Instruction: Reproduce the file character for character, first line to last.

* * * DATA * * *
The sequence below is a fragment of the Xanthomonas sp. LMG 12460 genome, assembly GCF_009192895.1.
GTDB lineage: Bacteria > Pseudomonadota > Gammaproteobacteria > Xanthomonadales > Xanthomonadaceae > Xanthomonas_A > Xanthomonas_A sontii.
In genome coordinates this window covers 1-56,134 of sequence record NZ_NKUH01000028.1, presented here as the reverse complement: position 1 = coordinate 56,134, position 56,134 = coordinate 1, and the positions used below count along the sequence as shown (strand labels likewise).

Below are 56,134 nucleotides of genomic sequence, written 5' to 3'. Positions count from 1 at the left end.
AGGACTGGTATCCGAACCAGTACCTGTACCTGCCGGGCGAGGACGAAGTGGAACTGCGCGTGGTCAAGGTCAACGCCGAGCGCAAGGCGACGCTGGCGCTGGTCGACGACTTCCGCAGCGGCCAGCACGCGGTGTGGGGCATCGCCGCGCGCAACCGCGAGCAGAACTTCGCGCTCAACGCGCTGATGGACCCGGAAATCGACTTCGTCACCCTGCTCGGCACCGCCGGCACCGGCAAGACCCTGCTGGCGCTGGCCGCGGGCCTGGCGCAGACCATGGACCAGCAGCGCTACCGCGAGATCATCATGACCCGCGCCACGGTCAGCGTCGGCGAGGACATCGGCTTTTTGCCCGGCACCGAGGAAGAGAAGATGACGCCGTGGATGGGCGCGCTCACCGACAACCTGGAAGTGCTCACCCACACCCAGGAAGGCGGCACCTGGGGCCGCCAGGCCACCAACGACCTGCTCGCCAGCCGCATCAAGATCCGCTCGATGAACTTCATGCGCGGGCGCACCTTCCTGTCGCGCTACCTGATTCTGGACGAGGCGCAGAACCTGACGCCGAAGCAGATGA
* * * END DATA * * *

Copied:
The sequence below is a fragment of the Xanthomonas sp. LMG 12460 genome, assembly GCF_009192895.1.
GTDB lineage: Bacteria > Pseudomonadota > Gammaproteobacteria > Xanthomonadales > Xanthomonadaceae > Xanthomonas_A > Xanthomonas_A sontii.
In genome coordinates this window covers 1-56,134 of sequence record NZ_NKUH01000028.1, presented here as the reverse complement: position 1 = coordinate 56,134, position 56,134 = coordinate 1, and the positions used below count along the sequence as shown (strand labels likewise).

Below are 56,134 nucleotides of genomic sequence, written 5' to 3'. Positions count from 1 at the left end.
AGGACTGGTATCCGAACCAGTACCTGTACCTGCCGGGCGAGGACGAAGTGGAACTGCGCGTGGTCAAGGTCAACGCCGAGCGCAAGGCGACGCTGGCGCTGGTCGACGACTTCCGCAGCGGCCAGCACGCGGTGTGGGGCATCGCCGCGCGCAACCGCGAGCAGAACTTCGCGCTCAACGCGCTGATGGACCCGGAAATCGACTTCGTCACCCTGCTCGGCACCGCCGGCACCGGCAAGACCCTGCTGGCGCTGGCCGCGGGCCTGGCGCAGACCATGGACCAGCAGCGCTACCGCGAGATCATCATGACCCGCGCCACGGTCAGCGTCGGCGAGGACATCGGCTTTTTGCCCGGCACCGAGGAAGAGAAGATGACGCCGTGGATGGGCGCGCTCACCGACAACCTGGAAGTGCTCACCCACACCCAGGAAGGCGGCACCTGGGGCCGCCAGGCCACCAACGACCTGCTCGCCAGCCGCATCAAGATCCGCTCGATGAACTTCATGCGCGGGCGCACCTTCCTGTCGCGCTACCTGATTCTGGACGAGGCGCAGAACCTGACGCCGAAGCAGATGA